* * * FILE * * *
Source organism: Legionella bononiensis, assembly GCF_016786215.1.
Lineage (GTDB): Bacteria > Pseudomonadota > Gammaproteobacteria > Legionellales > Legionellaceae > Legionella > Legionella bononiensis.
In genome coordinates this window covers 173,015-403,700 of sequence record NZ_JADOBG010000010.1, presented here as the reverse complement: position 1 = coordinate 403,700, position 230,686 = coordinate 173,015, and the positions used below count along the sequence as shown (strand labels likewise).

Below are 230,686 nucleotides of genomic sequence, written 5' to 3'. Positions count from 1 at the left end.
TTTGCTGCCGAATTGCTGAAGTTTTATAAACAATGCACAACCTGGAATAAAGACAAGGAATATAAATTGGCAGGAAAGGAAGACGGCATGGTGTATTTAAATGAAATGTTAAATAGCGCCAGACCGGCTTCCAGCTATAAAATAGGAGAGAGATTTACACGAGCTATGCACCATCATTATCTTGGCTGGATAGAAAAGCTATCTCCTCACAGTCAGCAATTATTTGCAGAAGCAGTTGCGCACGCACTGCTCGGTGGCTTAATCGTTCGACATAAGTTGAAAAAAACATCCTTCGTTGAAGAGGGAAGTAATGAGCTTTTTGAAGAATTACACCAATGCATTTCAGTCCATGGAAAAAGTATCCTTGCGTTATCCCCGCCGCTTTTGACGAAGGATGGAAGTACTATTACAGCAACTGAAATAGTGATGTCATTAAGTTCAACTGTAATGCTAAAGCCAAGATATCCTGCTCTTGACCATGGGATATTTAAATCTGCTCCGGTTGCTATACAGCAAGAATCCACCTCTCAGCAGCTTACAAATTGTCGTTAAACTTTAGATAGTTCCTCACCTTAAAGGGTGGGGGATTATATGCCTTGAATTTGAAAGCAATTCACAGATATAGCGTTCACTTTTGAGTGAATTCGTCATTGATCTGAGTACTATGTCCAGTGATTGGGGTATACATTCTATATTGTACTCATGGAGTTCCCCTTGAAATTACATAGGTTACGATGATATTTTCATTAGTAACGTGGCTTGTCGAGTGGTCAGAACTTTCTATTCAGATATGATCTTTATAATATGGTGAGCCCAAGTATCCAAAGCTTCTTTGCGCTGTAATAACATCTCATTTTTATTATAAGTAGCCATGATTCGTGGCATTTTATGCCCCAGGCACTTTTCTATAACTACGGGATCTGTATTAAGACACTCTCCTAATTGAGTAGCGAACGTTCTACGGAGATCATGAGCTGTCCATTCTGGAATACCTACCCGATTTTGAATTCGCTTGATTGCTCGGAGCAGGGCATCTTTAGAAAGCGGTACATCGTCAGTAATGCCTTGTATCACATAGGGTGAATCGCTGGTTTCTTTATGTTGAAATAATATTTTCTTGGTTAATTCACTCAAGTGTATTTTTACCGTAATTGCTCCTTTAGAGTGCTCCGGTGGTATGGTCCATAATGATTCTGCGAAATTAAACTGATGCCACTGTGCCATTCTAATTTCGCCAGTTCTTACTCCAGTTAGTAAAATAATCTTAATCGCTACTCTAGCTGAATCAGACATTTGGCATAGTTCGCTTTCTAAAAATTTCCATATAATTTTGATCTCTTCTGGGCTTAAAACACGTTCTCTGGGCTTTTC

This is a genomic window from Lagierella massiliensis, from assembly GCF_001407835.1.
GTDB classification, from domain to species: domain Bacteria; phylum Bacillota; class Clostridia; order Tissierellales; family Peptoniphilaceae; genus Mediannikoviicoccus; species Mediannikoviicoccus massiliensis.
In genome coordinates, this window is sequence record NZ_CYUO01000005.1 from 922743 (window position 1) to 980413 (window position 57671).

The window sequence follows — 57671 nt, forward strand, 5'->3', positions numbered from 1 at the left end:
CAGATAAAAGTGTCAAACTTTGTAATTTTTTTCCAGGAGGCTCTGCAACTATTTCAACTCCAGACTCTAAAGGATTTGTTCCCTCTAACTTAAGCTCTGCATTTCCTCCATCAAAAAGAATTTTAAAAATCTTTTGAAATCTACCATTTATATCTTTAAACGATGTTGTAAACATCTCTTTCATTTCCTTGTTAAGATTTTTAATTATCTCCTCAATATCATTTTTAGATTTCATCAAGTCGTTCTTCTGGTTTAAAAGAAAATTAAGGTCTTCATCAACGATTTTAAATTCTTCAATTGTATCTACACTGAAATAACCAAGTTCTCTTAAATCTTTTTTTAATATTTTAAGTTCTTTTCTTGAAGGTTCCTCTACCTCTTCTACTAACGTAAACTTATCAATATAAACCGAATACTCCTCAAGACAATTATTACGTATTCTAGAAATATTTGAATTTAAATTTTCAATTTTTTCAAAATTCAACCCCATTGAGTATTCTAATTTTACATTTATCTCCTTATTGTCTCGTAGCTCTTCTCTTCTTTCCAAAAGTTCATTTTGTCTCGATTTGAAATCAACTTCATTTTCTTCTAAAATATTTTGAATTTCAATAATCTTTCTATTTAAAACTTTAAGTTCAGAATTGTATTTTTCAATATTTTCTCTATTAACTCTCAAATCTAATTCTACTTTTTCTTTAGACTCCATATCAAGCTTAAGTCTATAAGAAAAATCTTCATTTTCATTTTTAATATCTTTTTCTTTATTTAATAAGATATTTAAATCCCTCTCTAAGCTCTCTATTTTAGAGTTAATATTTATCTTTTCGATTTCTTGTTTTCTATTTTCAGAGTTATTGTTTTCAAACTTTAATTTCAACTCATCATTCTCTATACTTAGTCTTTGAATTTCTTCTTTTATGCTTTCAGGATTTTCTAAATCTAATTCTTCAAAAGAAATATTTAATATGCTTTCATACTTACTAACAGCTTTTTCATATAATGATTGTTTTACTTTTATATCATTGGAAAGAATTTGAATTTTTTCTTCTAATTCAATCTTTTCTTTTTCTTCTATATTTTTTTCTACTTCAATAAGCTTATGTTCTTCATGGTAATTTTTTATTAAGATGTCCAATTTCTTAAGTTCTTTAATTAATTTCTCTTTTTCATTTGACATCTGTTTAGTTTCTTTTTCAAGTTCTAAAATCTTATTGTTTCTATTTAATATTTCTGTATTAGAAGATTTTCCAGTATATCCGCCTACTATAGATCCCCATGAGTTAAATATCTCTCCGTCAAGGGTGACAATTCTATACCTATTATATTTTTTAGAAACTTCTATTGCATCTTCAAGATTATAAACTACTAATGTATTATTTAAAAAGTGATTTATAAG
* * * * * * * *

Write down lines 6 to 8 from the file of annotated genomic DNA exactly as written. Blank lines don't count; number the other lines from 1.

This is a genomic window from Lagierella massiliensis, from assembly GCF_001407835.1.
GTDB classification, from domain to species: domain Bacteria; phylum Bacillota; class Clostridia; order Tissierellales; family Peptoniphilaceae; genus Mediannikoviicoccus; species Mediannikoviicoccus massiliensis.
In genome coordinates, this window is sequence record NZ_CYUO01000005.1 from 922743 (window position 1) to 980413 (window position 57671).